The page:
Ghazal 352x, Verse 3


ai jaade bah sar-rishtah-e yak reshah daviidan
shiiraazah-e .sad-aabilah juu;N sub;hah baham baa;Ndh

1) oh path, with the cord/relationship of a single fiber-running
2) bind together, as with prayer-beads, the binding-thread of a hundred blisters


sar-rishtah : 'End of a cord or thread, &c.; rope, cord, thread, line; series; connexion, affinity; rule, practice, course, custom, usage, form; rites, ceremonies'. (Platts p.653)


reshah : 'Fibre; filament; nerve; vein (of a leaf)'. (Platts p.612)


daviidan : 'To run; to make haste to serve; to flow; to spring up, be carried high'. (Steingass p.547)


ba-ham : 'Together, one with another, one against another; at once'. (Steingass p.212)


The address is to the path. He says, 'From my one cord, make prayer-beads of a hundred blisters'. Here too, as in the opening-verse, from continuous movement he has made a binding-thread. The verse has no excellence of meaning; it is only a verbal pleasantry.

== Zamin, p. 310

Gyan Chand:

Oh road, on the travellers' feet are a number of blisters. Take up a piece of straw that had been lying in the road and pass it through those blisters such that it would become a binding-thread for them, just exactly the way one strings on a single cord the prepared beads for prayer-beads. When blisters are pierced by straw and thorns it will be painful, and the poet is in search of pain.

== Gyan Chand, p. 319


ISLAMIC: {10,2}

For more on Ghalib's unpublished verses, see the discussion in {4,8x}. See also the overview index.

On the nature of a shiiraazah , see {10,12}.

It's not hard to see why Faruqi denied to this verse alone the approving red check-mark that he gave to the rest of the verses in the ghazal. (I wanted to put it in just for completeness.) It's an example of extreme but slapdash wordplay. Just think of all the long stringy items the verse contains: a path, a cord, a fiber, a binding-thread, a set of prayer-beads. They are in effect thrown into a blender, along with a hundred blisters and a command to 'bind together!'. What could go wrong? Too many threads, competing incoherently to play too few roles, is what. The verse over-rotates.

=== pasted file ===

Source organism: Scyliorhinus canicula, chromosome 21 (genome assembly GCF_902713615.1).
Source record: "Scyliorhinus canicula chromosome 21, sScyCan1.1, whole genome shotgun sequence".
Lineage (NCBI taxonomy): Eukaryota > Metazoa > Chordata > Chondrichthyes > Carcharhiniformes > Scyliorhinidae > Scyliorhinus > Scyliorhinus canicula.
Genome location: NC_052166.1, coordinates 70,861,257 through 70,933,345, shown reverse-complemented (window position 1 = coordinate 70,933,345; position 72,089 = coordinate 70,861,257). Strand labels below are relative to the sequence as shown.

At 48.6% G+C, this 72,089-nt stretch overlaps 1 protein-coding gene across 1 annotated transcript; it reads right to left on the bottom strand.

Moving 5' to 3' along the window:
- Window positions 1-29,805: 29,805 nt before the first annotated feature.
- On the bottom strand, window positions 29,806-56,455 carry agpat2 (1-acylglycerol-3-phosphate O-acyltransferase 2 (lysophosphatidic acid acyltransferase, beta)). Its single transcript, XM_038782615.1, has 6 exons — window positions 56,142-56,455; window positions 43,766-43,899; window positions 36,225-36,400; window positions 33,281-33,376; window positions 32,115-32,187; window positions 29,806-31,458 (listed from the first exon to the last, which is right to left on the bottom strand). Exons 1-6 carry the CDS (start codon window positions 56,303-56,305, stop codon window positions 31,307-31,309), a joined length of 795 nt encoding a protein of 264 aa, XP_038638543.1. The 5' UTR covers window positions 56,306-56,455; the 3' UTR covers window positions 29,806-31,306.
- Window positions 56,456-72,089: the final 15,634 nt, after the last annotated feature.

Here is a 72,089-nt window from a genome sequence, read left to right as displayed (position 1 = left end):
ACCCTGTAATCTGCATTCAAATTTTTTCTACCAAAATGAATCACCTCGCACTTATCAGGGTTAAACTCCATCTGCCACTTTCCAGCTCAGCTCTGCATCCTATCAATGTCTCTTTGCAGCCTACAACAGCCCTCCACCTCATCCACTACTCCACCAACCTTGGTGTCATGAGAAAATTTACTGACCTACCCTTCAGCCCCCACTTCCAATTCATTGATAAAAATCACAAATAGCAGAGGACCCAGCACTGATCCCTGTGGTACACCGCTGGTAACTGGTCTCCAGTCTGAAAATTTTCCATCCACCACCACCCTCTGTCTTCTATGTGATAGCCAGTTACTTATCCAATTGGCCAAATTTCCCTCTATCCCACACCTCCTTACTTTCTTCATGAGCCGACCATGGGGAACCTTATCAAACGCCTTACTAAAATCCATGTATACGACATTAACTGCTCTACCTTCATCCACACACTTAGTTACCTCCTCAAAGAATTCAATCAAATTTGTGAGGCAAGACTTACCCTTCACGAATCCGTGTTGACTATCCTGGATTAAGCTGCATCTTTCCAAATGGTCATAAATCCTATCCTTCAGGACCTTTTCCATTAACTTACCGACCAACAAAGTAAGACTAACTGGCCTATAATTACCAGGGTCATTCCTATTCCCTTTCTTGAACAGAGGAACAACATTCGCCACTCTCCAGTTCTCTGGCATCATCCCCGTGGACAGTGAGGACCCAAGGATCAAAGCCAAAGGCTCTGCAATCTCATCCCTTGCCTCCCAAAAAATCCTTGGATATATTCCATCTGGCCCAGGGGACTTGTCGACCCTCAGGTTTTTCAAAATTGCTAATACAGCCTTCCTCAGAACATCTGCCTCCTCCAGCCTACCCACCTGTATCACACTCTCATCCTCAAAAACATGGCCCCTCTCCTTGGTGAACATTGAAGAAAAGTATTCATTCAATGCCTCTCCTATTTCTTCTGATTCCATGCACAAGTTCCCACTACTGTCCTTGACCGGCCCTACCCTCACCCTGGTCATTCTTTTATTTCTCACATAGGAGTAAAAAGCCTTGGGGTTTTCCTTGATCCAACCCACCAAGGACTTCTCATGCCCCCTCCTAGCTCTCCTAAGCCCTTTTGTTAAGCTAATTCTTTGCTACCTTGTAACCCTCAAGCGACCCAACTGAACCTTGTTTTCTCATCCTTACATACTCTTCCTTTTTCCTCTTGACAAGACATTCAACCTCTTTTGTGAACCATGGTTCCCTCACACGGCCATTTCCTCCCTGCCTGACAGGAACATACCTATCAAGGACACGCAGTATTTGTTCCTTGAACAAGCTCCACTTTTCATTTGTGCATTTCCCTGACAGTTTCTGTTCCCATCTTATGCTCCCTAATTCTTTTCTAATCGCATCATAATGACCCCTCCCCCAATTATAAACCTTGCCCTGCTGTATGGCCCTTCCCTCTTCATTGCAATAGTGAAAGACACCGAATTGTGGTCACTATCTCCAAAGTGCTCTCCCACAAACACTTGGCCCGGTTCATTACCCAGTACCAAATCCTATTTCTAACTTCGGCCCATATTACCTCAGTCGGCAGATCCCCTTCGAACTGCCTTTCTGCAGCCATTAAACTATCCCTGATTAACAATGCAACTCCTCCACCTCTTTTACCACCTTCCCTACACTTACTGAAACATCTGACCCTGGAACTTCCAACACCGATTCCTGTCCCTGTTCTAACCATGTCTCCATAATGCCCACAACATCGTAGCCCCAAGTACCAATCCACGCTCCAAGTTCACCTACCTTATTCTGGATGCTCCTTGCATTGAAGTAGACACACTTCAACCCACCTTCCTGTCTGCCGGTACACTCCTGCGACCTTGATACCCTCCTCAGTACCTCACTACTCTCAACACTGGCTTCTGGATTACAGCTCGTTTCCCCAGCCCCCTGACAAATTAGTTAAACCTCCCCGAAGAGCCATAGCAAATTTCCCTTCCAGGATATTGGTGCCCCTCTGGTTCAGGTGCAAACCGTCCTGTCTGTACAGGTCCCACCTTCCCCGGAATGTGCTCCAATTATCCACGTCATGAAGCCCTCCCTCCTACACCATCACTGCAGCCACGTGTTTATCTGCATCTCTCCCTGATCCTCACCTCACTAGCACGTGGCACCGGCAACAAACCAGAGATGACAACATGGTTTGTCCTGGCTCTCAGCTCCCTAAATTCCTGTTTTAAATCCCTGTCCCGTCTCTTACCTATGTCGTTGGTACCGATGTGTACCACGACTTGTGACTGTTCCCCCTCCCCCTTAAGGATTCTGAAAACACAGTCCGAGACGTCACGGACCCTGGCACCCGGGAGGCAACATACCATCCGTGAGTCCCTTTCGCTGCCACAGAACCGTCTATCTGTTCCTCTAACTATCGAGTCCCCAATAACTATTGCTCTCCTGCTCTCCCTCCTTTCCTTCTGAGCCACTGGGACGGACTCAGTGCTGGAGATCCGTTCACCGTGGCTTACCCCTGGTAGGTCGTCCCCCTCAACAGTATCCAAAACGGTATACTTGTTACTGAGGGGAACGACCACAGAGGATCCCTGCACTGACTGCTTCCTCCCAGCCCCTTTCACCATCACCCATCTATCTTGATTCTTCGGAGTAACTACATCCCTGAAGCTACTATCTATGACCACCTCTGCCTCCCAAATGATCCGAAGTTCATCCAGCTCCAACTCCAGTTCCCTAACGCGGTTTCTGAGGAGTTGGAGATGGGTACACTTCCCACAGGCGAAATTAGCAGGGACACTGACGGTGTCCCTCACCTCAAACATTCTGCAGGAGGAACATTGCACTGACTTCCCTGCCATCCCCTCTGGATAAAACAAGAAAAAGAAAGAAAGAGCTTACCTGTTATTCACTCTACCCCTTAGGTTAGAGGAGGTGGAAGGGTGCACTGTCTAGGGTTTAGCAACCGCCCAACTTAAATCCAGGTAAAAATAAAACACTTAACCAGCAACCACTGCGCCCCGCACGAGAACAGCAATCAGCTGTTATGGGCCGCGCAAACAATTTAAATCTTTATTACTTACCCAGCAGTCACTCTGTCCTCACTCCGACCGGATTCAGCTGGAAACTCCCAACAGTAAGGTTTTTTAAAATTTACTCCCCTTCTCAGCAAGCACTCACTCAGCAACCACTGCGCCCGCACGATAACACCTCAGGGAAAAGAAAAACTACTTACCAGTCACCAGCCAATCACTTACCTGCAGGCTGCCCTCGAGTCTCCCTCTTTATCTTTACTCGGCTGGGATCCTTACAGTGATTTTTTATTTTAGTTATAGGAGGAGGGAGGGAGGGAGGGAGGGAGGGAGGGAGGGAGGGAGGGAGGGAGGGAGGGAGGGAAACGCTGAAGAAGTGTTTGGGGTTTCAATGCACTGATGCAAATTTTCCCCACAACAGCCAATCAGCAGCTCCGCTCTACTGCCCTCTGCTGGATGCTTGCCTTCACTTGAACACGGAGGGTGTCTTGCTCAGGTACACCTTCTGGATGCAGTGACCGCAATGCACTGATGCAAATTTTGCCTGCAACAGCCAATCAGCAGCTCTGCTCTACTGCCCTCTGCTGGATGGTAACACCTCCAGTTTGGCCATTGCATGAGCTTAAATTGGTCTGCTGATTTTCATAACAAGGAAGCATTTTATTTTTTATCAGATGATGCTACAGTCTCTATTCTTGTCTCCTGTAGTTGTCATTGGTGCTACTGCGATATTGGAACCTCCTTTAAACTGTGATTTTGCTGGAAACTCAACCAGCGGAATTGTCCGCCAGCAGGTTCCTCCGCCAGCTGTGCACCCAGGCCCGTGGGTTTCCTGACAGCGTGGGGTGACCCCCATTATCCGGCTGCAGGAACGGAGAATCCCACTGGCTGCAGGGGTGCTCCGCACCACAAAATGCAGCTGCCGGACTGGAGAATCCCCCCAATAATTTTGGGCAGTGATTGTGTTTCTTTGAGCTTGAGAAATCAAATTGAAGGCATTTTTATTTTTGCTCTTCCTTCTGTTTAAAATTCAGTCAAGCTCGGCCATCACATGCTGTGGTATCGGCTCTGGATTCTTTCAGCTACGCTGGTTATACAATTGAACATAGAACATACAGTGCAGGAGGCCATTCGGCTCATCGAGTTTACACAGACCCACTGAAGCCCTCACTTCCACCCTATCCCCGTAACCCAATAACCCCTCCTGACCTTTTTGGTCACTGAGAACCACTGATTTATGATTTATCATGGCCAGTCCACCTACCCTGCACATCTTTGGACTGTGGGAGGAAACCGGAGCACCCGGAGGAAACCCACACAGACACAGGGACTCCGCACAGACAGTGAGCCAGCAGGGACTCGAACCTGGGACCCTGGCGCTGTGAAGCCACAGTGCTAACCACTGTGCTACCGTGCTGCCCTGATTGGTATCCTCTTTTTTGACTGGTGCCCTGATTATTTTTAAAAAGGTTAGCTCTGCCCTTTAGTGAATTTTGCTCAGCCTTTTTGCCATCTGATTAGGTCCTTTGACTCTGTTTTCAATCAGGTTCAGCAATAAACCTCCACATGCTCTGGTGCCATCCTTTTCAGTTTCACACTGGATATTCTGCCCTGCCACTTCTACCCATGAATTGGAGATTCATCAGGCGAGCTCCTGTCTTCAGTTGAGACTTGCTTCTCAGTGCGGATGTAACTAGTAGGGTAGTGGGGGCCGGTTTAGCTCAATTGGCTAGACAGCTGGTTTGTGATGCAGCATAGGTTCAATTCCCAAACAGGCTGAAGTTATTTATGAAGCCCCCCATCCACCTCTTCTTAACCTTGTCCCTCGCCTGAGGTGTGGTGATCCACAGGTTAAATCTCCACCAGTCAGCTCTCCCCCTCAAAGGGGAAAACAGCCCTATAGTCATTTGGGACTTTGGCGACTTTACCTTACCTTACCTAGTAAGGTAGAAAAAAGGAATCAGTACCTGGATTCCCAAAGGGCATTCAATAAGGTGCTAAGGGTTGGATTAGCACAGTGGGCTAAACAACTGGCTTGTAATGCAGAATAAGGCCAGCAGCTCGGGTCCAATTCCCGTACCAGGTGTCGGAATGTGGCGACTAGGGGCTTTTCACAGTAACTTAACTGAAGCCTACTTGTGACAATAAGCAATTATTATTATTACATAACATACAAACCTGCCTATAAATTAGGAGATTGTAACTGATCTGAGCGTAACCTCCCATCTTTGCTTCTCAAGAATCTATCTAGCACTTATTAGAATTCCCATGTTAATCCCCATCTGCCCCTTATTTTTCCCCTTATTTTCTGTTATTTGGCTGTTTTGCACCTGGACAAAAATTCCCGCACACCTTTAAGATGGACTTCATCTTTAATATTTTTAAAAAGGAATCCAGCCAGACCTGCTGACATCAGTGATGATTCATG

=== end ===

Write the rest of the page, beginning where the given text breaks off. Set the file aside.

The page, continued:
The result is that the path is asked to 'bind together' with a 'fiber' not beads, but a 'binding-thread of a hundred blisters'. Grammatically, it's quite possible that the thread is made up of the blisters; only context causes us to assume that the binding-thread is to be run through the middle of each blister, to form them into a series like a set of prayer-beads. What a grotesque and disgusting image! It's worse than the vision of a blister as a camel-litter in {352x,1}; that one is at least cheekily amusing. And of course if you actually ran a sharp straw through a hundred blisters, you'd just pop them (painfully) and end up with a great deal of fluid and some fragments of fleshy membrane. Ugh!

For an instance of daviidan reshah , see {145,9x}.